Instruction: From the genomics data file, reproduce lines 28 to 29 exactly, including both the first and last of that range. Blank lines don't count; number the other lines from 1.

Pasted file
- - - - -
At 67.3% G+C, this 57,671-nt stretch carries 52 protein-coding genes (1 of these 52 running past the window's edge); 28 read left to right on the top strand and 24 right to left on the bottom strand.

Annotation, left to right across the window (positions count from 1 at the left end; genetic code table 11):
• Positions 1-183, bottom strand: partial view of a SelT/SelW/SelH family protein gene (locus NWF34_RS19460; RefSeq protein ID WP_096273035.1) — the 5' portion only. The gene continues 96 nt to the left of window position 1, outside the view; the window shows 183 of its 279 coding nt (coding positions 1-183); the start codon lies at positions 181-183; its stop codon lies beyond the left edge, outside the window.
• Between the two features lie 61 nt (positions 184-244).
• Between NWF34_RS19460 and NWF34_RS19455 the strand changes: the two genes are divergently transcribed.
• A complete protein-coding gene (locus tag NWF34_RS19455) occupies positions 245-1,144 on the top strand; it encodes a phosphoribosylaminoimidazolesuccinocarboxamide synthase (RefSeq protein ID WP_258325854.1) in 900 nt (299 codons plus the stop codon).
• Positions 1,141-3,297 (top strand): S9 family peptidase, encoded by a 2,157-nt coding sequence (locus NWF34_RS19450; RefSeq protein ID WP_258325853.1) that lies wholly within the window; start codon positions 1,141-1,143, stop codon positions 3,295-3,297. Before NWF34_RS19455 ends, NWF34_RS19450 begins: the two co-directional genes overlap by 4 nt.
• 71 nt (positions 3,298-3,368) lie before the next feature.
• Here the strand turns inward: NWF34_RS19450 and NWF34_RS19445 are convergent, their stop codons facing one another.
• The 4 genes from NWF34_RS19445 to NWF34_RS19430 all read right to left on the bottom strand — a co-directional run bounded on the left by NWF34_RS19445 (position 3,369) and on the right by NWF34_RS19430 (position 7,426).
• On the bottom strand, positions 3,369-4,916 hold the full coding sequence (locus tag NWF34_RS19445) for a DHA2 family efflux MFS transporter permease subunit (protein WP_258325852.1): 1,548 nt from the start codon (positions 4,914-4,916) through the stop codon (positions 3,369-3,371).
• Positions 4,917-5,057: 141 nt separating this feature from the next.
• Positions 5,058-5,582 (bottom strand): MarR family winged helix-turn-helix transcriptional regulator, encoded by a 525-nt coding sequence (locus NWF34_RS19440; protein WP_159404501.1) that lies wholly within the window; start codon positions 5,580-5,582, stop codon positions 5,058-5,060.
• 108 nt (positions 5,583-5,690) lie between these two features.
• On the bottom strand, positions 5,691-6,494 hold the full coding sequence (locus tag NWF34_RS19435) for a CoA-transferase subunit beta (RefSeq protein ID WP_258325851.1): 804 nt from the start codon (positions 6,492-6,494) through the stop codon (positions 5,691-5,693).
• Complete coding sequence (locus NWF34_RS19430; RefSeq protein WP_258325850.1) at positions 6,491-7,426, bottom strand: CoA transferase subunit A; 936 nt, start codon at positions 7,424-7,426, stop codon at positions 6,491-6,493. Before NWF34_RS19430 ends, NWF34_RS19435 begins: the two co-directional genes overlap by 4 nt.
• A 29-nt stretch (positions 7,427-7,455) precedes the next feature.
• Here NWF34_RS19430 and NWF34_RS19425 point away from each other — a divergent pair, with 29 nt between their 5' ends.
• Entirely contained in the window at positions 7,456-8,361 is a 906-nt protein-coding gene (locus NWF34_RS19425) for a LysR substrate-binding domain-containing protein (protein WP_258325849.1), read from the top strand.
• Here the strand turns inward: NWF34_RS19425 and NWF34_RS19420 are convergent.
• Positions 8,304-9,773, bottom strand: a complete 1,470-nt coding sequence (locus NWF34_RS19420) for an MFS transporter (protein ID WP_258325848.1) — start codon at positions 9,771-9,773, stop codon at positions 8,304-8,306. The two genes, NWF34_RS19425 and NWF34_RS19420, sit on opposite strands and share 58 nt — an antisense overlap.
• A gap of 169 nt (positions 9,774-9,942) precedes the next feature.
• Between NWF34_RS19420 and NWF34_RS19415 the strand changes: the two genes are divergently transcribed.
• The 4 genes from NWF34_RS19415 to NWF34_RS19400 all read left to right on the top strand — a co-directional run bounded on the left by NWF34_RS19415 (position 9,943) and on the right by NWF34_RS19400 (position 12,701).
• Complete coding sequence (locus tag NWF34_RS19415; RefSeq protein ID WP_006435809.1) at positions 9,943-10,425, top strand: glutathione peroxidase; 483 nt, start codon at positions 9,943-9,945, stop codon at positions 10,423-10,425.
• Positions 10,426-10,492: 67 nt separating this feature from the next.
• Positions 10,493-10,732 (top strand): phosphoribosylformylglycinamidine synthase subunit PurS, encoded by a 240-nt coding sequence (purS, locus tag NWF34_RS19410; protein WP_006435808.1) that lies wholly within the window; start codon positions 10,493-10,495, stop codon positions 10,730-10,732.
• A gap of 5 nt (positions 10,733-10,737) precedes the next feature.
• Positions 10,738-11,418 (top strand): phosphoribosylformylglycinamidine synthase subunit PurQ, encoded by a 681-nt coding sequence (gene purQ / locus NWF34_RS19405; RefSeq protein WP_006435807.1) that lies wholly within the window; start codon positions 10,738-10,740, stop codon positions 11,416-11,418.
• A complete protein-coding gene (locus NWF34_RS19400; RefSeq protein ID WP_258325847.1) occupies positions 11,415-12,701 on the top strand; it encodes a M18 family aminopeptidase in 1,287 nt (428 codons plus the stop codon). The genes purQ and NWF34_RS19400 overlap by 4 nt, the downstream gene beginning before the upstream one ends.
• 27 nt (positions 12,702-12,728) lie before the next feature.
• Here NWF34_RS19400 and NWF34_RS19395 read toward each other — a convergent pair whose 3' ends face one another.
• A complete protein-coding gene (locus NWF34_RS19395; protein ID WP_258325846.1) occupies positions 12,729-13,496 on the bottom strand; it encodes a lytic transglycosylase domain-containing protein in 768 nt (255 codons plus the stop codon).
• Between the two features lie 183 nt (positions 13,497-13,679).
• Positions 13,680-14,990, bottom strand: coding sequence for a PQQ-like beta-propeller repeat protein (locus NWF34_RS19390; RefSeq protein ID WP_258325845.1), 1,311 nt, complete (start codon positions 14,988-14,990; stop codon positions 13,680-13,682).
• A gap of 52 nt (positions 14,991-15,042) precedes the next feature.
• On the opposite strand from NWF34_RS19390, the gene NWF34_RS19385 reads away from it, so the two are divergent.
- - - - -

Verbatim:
• A gap of 5 nt (positions 10,733-10,737) precedes the next feature.
• Positions 10,738-11,418 (top strand): phosphoribosylformylglycinamidine synthase subunit PurQ, encoded by a 681-nt coding sequence (gene purQ / locus NWF34_RS19405; RefSeq protein WP_006435807.1) that lies wholly within the window; start codon positions 10,738-10,740, stop codon positions 11,416-11,418.